So I think that the millennials are well aware that the entire system, not just the student loans that they’re under, but the entire system is incredibly burdened with debt.

Richard: And so how does this resulting in their views, their values, how they’ve grown up, and what they see as prospects for jobs, and just where to live in general, does it make sense to live in the inner city or out in the suburbs exurbs?

Charles: Right, right. Well one of the essays you sent me was an excerpt from Marc Faber’s recent essay kind of exploring the concept that the millennial generation is much more risk adverse and we can see why, because they’ve seen the damage and the stress and the losses that can result from taking on way too much debt and not having enough income or collateral to support that debt. So, they’re obviously wary of taking on these gigantic mortgages that their parents did and buying new cars and adding debt on top of debt on top of debt. And so I think as a generalization, they’re less willing to take the risk of taking on a gigantic mortgage, and I mean by that in the $700,000-$800,000 range, right? You and I were speaking, a one million dollar house in Toronto or Vancouver or Seattle or the San Francisco bay area or Boston; you know you name it, I mean a million bucks you have to put down a quarter million, and so you’re on the hook for $750,000 that’s a lot of money. And so that risk aversion, it carries several potential consequences. One that was being discussed in the essay was that there’s less entrepreneurial activity for the same reason: why risk everything on a business that might fail?

Richard: Yeah, I mean the millennial generation is the least entrepreneurial.

Charles: Right, and that’s at odds with this sort of tech hub environment in which the assumption is here’s a bunch of 23-year-olds or 25-year-olds starting a billion dollar company in the living room. But that’s actually just the bleeding edge of a generation that’s generally risk adverse. So then we go look at housing, and I submitted a couple of charts that showed two of the millennials favourite cities at least judging by surveys of where you’d like to move after college, Seattle and Portland are quite high on that list. And according to the Case-Shiller home price index, those two cities now have exceeded the 2007 bubble in terms of housing valuation.

And I think that many other favoured cities, cities that are attractive to millennials like Austin Texas and San Francisco Bay area, I mean there’s a lot of other places that are exhibiting the same kind of enormous home valuation bubbles or expansions to the point that only the top earners can afford that, and so then that raises the question, what are the millennials going to do?

And so Joel Kotkin who’s a demographer, you know studies demographics and the economy, his view is millennials do want to buy and own homes, but they’re only willing to do so if they can afford them. And so that basically eliminates most of the super desirable core city centers of Seattle, Portland, Austin, San Francisco and so on, and Boston, Brooklyn, Manhattan you know. And so where do they go to buy a home? And his theory, he proposed that they are willing to move to the suburbs if that’s where it’s affordable. But my question on that is, I don’t think that suburban homes in super desirable urban areas like greater Seattle and around Austin, around the San Francisco Bay area, those houses are not much cheaper than the core houses, so I’m sure that that’s really an opportunity. So I kind of think that the opportunities at least in North America are in smaller cities. In the range of 50,000-100,000, maybe a quarter million residents, not these megalopoleis. And the only millennial I know, well I know a few millennials that have purchased homes, one bought a house in Portland for I think it was around $400,000 or $450,000. And they both work and they had a condo that had purchased a while ago so they had some equity. And then another couple bought a house in Columbus Ohio, which is a classic college town in the Midwest, the upper Midwest for less than $50,000. Now this was not a large house, and it was an old house, and you know it needed some work and all that. But I mean we’re talking about a house for less than 50,000 roughly a tenth of the values of these hot desirable core cities. So that raises some interesting investment questions about where the millennials going to go and where is real estate going to be desirable to them.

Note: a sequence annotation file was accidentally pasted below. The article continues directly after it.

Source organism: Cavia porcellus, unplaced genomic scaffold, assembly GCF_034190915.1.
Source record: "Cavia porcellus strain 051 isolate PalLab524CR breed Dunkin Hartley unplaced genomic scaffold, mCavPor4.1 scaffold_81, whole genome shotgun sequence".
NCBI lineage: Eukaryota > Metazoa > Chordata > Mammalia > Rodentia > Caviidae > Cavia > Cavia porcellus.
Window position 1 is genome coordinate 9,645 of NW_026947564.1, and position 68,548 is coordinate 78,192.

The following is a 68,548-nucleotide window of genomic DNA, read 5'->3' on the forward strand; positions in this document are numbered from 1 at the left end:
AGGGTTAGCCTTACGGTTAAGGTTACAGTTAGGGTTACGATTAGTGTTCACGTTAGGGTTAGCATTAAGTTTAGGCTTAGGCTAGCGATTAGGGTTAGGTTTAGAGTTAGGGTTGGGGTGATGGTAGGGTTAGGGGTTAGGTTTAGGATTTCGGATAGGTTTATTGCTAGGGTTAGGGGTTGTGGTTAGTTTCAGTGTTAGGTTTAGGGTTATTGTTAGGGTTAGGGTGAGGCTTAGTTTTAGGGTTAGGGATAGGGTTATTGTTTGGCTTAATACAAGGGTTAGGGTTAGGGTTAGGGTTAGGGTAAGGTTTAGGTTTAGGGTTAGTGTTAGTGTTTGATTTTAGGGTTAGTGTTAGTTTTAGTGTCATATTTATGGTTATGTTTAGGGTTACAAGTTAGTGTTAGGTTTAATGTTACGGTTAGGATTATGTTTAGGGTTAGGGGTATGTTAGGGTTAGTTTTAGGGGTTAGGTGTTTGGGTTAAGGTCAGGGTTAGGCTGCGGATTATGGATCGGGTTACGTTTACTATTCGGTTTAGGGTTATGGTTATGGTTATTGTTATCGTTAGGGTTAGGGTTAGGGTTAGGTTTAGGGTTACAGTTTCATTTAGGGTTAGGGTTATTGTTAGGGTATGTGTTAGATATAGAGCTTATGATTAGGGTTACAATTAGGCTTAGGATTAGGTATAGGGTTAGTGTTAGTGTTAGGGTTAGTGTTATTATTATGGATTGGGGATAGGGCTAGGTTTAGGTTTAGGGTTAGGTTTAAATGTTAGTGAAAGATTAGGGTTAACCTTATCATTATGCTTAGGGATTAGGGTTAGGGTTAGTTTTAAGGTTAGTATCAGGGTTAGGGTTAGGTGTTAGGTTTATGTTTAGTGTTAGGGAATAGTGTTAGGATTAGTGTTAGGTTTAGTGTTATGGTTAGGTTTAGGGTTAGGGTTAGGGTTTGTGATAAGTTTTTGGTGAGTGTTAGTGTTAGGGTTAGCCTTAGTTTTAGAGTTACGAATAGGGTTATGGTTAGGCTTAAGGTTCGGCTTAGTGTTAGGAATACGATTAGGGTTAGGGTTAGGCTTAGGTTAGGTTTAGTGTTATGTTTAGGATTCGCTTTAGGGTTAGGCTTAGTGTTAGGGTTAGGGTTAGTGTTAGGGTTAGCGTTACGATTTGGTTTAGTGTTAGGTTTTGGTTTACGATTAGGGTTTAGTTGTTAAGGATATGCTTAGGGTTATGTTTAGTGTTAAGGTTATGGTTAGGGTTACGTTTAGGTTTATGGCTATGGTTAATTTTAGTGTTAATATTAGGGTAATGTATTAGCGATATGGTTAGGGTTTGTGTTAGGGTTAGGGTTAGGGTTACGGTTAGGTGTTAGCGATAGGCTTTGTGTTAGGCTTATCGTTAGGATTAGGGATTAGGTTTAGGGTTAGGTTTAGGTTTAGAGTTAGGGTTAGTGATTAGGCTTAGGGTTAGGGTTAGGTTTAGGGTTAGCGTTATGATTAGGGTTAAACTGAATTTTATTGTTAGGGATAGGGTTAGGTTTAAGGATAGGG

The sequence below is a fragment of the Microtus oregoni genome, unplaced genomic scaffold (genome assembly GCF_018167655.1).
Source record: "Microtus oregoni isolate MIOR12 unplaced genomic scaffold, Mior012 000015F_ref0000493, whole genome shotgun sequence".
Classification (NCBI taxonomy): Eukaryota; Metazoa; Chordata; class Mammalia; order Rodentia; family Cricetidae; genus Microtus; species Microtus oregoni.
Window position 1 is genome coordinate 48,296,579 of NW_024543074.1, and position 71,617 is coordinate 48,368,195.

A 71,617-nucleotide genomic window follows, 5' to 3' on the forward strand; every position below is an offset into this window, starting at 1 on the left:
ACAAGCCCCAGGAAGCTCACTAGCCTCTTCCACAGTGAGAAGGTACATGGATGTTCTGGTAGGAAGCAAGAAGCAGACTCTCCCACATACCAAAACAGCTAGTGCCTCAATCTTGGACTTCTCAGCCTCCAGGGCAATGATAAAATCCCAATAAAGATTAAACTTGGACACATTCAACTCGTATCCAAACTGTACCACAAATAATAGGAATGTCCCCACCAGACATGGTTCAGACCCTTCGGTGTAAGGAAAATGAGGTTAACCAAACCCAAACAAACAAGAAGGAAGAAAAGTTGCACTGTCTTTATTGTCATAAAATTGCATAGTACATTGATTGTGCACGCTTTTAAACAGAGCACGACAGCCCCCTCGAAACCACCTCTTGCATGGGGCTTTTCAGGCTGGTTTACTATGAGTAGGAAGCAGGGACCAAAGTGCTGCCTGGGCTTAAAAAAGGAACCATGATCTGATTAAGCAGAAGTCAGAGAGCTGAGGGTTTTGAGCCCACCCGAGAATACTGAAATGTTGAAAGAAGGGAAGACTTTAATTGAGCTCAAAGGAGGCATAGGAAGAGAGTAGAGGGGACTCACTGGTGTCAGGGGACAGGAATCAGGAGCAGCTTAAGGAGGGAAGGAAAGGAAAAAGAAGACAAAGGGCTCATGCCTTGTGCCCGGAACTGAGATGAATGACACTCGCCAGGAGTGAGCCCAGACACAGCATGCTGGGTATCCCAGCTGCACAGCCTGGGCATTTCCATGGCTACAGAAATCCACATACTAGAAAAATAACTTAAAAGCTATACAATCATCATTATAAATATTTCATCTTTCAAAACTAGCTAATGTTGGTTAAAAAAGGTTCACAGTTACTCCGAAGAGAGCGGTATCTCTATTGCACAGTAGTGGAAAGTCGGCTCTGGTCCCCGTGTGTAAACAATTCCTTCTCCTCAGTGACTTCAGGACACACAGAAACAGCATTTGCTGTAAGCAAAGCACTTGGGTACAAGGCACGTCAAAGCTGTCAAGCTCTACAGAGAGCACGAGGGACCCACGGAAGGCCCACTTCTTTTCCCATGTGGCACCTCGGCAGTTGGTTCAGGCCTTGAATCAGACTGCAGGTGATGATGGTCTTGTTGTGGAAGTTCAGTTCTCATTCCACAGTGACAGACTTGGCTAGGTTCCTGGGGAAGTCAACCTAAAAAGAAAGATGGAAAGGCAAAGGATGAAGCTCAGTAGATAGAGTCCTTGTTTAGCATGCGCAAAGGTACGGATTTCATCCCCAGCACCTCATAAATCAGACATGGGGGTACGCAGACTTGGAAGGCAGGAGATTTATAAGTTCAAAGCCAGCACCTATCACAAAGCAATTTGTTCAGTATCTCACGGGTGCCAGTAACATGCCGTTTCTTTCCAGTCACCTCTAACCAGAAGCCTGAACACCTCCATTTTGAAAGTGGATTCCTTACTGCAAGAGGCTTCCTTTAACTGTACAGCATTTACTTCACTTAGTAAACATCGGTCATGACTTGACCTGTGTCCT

Richard: Yeah and it also factors into who are the baby boomers going to sell to, because if there’s nobody there or no demand to buy these houses due to lack of income or insufficient income, that could also pose some challenges to baby boomers looking to sell their house nest egg.